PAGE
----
“This has nothing to do with … any diplomatic efforts that may or may not be happening,” he said. “It has to do with trying to make sure we judge accountability the right way. And that’s what the secretary wants to give our Iraqi partners the time and space to do.”
Despite that commitment, Kirby said the Defense Department is aware of the threat Iran continues to pose in the region.
“Nobody’s backing away from the significant security challenges that Iran still poses, … and we’ve not been bashful about that at all,” he said. “And nobody also is in a rush to judgment here on these particular attacks … historically, we have seen these attacks from Shia-backed militias on our facilities, our people, and those of the Iraqis, as well, being conducted with weaponry, rockets that have Iranian origin.”
Kirby said the department has concerns Iranians are using proxies in the Middle East to create insecurity and instability in the region. “Their malign activities in the region are a matter of record,” he said. “And nothing has changed about our desire to be able to address those malign activities in the appropriate way.” (Source: US DoD)
23 Feb 21. E3 foreign ministers’ statement on the JCPoA: 23 February 2021.
The governments of France, Germany and the United Kingdom respond to Iran’s suspension of the Additional Protocol.
Statement from the governments of France, Germany and the UK:
We, the Foreign Ministers of France, Germany and the United Kingdom, deeply regret that Iran has started, as of today, to suspend the Additional Protocol and the transparency measures under the Joint Comprehensive Plan of Action (JCPoA). Iran’s actions are a further violation of its commitments under the JCPoA and significantly reduces safeguards oversight by the IAEA.
The E3 are united in underlining the dangerous nature of this decision. It will significantly constrain the IAEA’s access to sites and to safeguards-relevant information. It will also constrain the IAEA’s ability to monitor and verify Iran’s nuclear programme and nuclear-related activities, as per its reporting mandate under United Nations Security Council resolution 2231.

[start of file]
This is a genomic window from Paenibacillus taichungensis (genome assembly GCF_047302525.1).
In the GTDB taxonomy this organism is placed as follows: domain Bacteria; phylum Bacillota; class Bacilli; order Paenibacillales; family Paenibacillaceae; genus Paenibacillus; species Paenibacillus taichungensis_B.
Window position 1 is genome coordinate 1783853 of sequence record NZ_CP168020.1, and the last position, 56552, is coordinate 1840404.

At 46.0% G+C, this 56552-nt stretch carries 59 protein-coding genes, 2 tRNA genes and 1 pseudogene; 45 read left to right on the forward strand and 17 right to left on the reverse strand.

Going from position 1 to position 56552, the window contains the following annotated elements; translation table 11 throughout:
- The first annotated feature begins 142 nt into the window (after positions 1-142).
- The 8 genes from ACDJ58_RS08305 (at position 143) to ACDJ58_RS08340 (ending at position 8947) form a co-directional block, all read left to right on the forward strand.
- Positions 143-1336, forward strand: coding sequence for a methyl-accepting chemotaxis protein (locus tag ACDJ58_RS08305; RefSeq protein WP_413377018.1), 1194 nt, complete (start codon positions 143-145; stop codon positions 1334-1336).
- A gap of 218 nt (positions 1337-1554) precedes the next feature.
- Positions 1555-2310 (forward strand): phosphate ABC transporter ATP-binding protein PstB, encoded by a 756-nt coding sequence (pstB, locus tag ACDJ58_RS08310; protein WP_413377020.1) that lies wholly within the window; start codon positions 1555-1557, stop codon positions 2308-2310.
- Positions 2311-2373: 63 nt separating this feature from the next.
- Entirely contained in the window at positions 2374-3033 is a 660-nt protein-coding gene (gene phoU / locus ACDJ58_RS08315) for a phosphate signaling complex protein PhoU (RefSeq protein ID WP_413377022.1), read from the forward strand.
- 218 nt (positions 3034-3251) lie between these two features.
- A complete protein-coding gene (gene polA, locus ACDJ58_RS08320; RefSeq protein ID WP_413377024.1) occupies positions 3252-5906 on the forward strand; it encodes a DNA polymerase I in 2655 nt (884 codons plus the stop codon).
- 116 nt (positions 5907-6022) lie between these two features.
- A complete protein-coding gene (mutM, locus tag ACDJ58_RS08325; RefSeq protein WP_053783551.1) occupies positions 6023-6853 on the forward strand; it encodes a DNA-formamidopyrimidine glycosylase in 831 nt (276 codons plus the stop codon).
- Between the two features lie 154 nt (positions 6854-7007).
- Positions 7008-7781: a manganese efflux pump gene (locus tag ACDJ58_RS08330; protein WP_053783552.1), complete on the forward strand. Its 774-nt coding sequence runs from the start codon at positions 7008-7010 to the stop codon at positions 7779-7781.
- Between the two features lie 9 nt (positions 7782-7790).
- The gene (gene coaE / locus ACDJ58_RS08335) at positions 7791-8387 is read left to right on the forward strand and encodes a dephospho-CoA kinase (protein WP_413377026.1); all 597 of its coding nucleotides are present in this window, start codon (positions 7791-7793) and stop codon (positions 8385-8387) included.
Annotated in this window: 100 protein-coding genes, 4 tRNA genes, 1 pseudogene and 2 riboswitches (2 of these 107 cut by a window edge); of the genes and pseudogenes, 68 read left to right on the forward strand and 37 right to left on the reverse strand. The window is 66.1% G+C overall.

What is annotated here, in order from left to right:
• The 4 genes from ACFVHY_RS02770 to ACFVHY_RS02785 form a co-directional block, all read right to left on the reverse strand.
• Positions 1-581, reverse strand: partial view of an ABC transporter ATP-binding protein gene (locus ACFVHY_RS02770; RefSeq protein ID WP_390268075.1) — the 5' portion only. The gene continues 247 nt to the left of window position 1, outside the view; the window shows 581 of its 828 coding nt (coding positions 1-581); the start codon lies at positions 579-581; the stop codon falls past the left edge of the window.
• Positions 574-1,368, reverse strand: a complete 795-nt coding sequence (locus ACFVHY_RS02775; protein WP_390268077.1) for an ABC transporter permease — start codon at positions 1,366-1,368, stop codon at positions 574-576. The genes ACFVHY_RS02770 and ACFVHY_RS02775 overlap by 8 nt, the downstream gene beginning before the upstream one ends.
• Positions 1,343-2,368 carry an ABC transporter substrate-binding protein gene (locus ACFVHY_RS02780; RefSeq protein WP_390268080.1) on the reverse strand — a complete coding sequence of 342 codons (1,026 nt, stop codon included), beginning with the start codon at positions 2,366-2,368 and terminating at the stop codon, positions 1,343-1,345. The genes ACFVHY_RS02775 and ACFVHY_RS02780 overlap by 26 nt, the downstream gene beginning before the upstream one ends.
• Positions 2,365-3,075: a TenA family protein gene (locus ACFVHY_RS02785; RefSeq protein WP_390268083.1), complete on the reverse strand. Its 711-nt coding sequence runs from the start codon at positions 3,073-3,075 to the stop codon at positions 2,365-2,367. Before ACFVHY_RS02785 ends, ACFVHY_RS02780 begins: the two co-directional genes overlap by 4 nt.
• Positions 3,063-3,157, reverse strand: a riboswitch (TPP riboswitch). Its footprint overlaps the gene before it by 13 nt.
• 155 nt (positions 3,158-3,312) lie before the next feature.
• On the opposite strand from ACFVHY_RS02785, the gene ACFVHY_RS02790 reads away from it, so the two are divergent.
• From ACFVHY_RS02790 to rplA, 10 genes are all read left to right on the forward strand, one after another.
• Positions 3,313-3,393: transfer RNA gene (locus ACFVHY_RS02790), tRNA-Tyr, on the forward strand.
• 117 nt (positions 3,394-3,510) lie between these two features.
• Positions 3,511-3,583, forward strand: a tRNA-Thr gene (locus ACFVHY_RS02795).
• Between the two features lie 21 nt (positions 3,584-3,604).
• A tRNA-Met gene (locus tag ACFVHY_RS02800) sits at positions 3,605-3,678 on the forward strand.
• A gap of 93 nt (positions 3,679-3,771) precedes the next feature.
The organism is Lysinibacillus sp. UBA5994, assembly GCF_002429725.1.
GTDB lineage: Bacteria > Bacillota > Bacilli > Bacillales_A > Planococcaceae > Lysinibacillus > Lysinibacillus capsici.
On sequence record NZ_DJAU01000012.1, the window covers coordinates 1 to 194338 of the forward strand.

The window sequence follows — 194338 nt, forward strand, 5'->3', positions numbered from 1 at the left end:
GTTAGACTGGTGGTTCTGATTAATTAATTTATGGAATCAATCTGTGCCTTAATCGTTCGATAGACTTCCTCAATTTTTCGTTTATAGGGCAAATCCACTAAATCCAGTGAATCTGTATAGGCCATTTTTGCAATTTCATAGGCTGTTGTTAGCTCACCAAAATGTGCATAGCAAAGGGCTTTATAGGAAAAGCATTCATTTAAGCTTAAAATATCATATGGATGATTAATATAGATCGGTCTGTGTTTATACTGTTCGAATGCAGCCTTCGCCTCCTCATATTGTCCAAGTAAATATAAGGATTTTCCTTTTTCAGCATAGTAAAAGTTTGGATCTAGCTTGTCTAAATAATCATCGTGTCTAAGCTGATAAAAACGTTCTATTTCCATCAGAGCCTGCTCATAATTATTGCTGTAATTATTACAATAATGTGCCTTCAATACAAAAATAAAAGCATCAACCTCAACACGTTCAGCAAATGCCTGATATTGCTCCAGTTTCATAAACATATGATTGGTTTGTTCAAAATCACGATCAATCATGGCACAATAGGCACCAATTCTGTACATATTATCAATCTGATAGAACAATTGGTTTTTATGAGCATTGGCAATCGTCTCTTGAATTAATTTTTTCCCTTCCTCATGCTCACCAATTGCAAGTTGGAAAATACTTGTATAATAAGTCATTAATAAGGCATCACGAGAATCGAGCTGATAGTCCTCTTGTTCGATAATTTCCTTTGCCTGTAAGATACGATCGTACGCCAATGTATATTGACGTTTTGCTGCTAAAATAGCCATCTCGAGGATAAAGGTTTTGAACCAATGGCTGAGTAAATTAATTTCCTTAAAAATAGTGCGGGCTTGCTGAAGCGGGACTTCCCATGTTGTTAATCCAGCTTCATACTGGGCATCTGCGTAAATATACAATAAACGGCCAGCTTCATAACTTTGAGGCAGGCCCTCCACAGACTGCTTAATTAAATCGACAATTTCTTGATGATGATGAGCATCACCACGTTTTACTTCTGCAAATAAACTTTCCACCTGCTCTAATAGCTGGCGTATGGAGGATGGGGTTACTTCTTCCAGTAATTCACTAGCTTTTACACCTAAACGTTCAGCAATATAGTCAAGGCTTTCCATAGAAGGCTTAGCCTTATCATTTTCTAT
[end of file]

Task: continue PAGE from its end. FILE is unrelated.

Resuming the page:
We commend and fully support the Director General and the Secretariat for their continued efforts to implement the necessary verification and monitoring of Iran’s nuclear commitments under the JCPoA in the present context, as highlighted by the DG’s visit to Tehran on the 20 and 21st of February. We take note of the conclusion of a temporary bilateral understanding between the IAEA and Iran which preserves for up to three months the possibility of access to certain information.
We urge Iran to stop and reverse all measures that reduce transparency and to ensure full and timely cooperation with the IAEA. Our objective remains to preserve the JCPoA and to support ongoing diplomatic efforts for a negotiated solution allowing for the return of Iran and the U.S. to full compliance with their JCPoA commitments. (Source: https://www.gov.uk/)
23 Feb 21. India increases funds for domestic procurements. India’s defence budget for 2021-22 provides a large increase for procurements from local industry, senior officials from the Ministry of Defence (MoD) in New Delhi have said.
Speaking in an MoD budget webinar on 22 February, Indian defence secretary Ajay Kumar said the new defence expenditure allocated about INR702bn (USD9.7bn) towards local defence acquisitions.
This allocation, he said, represents a year-on-year increase of 35%. Local procurements in 2020-21 received a budget of INR519 bn.
In the same online event, defence minister Rajnath Singh said India planned to spend a total of about USD130bn (or about INR9.4trn) on military modernisation over the next five years, including expanded funding for domestic procurements.
Expanding orders for Indian-made defence equipment is expected to include contracts to supply the Indian Air Force and Indian Army with HAL’s Light Combat Helicopter (pictured). (HAL)